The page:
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A lifestyle and self-care focused smartphone application can improve risk factor outcomes in cardiac rehabilitation for patients after myocardial infarction

Session Poster Session 1

Speaker Halldora Ogmundsdottir Michelsen

Event : ESC Preventive Cardiology (Formerly EuroPrevent) 2019

  • Topic : preventive cardiology
  • Sub-topic : Rehabilitation: Outcomes
  • Session type : Poster Session

Authors : I Sjolin (Malmo,SE), H Ogmundsdottir Michelsen (Malmo,SE), M Back (Linkoping,SE), T Tanha (Malmo,SE), M Gonzalez (Brisbane,AU), C Sandberg (Umea,SE), A Olsson (Malmo,SE), A Schiopu (Malmo,SE), M Leosdottir (Malmo,SE)

Authors:
I Sjolin1 , H Ogmundsdottir Michelsen1 , M Back2 , T Tanha1 , M Gonzalez3 , C Sandberg4 , A Olsson1 , A Schiopu1 , M Leosdottir1 , 1Skane University Hospital, Department of Cardiology and Department of Clinical Sciences, Lund University - Malmo - Sweden , 2Linkoping University, Department of Medical and Health Sciences, Division of Physiotherapy - Linkoping - Sweden , 3Commonwealth Scientific Research and Industrial Organization - Brisbane - Australia , 4Umea University, Heart centre and Department of Public Health and Clinical Medicine, Cardiology - Umea - Sweden ,

Citation:

Background: The fulfilment of guideline recommended cardiac rehabilitation (CR) targets in patients after acute myocardial infarction (AMI) is currently unsatisfactory. eHealth i.e. the use of electronic communication in healthcare, offers a new array of possibilities to provide clinical care and improve outcomes.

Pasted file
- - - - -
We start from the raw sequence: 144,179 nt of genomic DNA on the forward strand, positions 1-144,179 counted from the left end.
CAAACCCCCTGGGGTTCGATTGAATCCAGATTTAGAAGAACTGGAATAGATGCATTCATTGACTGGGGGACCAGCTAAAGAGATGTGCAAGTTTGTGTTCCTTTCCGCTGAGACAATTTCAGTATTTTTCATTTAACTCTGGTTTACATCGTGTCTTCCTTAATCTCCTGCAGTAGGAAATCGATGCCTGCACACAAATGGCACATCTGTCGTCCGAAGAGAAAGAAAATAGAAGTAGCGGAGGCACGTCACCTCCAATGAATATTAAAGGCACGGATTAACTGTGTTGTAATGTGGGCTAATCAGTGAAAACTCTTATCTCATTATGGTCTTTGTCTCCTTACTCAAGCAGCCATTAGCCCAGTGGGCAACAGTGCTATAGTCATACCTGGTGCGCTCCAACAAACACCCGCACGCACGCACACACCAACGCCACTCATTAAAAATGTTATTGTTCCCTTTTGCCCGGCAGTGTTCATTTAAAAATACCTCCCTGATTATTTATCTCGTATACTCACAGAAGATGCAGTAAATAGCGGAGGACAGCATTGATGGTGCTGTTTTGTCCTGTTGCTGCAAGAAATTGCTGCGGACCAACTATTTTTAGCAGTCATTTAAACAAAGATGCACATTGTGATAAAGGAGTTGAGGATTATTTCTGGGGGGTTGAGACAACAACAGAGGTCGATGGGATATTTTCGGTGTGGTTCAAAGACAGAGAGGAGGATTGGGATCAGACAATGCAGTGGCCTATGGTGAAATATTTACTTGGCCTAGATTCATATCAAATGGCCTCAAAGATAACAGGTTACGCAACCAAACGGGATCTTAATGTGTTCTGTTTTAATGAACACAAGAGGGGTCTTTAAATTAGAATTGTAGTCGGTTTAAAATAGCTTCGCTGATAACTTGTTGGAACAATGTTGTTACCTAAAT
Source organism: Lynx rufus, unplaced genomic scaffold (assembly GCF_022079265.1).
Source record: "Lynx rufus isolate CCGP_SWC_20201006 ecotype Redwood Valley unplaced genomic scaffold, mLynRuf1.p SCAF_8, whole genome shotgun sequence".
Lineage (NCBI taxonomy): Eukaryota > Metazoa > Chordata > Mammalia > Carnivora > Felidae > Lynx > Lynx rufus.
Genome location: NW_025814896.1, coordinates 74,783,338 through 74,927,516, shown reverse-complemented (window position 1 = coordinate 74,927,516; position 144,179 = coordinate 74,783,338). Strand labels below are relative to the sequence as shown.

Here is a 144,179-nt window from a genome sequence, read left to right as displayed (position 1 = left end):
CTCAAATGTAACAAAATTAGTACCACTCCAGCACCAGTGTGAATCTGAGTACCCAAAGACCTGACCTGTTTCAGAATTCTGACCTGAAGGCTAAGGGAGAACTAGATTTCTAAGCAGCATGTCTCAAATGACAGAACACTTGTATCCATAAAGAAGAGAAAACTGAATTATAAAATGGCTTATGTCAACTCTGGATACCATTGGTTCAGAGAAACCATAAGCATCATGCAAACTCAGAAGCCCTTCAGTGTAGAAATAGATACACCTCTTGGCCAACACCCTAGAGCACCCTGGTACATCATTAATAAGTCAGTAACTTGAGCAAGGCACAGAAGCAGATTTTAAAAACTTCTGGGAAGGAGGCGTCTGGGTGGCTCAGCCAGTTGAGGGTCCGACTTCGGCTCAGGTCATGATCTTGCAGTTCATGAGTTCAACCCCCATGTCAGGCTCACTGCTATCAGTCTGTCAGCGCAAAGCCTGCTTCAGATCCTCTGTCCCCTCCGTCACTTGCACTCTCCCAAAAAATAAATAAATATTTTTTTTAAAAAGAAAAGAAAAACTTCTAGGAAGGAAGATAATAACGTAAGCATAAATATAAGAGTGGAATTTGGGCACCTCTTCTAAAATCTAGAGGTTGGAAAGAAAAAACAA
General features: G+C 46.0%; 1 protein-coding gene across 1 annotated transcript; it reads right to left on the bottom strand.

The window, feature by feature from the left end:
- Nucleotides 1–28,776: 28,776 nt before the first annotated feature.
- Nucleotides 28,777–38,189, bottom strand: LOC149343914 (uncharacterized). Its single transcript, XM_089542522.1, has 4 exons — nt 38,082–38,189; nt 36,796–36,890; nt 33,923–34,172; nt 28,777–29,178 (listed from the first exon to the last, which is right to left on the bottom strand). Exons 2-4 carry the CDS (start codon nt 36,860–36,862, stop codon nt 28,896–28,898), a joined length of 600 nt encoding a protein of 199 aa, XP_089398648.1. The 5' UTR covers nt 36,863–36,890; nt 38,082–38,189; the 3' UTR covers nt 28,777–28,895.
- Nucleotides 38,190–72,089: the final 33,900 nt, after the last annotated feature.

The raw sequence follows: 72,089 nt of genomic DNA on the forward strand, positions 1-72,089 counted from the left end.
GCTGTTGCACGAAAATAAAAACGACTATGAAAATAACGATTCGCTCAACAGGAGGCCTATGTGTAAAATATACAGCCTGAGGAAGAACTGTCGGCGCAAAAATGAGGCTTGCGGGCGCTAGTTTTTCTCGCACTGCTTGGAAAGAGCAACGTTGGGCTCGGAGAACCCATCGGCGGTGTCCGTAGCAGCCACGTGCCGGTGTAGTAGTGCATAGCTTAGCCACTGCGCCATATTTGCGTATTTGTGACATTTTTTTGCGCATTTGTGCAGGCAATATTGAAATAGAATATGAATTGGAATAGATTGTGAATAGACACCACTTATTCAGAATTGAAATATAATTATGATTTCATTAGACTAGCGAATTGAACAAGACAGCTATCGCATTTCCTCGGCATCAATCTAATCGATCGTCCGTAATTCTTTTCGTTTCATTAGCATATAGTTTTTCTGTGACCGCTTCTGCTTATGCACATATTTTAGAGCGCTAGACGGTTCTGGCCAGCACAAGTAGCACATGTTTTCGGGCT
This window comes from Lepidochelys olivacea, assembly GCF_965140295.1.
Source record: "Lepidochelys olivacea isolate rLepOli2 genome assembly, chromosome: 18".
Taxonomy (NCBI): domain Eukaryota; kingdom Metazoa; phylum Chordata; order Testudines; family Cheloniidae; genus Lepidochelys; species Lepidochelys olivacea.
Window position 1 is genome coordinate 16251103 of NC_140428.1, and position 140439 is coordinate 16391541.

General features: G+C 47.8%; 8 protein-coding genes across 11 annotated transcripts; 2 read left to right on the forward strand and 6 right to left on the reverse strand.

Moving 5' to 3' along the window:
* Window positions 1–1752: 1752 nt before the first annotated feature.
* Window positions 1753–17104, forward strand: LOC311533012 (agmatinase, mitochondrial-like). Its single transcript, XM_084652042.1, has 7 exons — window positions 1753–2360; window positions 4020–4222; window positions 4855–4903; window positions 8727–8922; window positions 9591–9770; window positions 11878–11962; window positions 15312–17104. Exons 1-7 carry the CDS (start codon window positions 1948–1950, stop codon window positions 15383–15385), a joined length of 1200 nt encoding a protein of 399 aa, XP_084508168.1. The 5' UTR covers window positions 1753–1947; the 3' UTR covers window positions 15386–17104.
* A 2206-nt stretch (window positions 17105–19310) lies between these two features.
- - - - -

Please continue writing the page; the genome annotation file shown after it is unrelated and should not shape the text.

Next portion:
Purpose: To assess the efficacy of a web-based smartphone application designed to support adherence to lifestyle advice and self-control of risk factors, as a complement to traditional CR for improving risk factor outcomes, self-rated health and aerobic capacity in patients after AMI.  
Methods: In this multi-centre randomized controlled trial, we included 150 patients with AMI (81% men, 60.4 ±8.8 years) who subsequently participated in CR. Additionally, patients randomized to the intervention group received access to the web-based smartphone application. Changes (delta) in dietary and smoking habits, self-rated health, weight, blood pressure (BP) and lipid profile between baseline, 2-weeks and 2-months follow-up were assessed on an intention-to-treat basis using linear and logistic regression analysis adjusted for age, sex and baseline risk factors. Additionally, changes in self-rated physical activity and submaximal aerobic capacity (W) on a bicycle ergometer test, as a measure of fitness, between 2-weeks and 6-months follow-up were assessed. 
Results: Patients randomized to the intervention group achieved a larger reduction in BP than patients in the control group at 2-weeks (systolic BP -28 ±27 vs -16 ±24 mmHg, p=0.01) and 2-months follow-up (systolic BP -25 ±27 vs -16 ±27 mmHg, p=0.02; diastolic BP -13 ±16 vs -9 ±13 mmHg, p=0.046). Patients in the intervention group who smoked at baseline were significantly more often abstinent from smoking at 2-months follow-up, compared to smoking patients in the control group (76% vs 36%, p=0.03). While patients in the intervention group consumed significantly more fish and fruit at 2-weeks follow-up, there was no difference between the groups at two months post-AMI (Figure 1). There was no difference between the intervention and control groups in delta values for lipid levels, weight, self-rated health or self-rated physical activity. Both groups increased their submaximal aerobic capacity between 2-weeks and 6-months follow-up (intervention 13.6 ±19.9 W vs control 10.3 ±16.1 W, p=0.4). 
Conclusion: Complementing traditional CR with a web-based smartphone application supporting adherence to lifestyle advice and self-control of risk factors has the potential to improve blood pressure and tobacco abstinence after an AMI.

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